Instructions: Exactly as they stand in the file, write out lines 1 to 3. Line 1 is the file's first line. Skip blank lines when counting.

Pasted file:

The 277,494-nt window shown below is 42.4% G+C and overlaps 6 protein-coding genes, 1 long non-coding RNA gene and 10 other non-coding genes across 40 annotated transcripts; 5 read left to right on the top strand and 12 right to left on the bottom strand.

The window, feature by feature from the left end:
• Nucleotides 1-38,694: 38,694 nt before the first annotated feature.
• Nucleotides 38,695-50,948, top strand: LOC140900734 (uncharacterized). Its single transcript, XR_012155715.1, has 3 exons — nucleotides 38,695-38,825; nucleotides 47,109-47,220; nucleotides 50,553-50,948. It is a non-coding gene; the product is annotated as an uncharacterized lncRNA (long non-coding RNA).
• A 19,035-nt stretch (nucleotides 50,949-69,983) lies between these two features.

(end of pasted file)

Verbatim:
The 277,494-nt window shown below is 42.4% G+C and overlaps 6 protein-coding genes, 1 long non-coding RNA gene and 10 other non-coding genes across 40 annotated transcripts; 5 read left to right on the top strand and 12 right to left on the bottom strand.

The window, feature by feature from the left end:
• Nucleotides 1-38,694: 38,694 nt before the first annotated feature.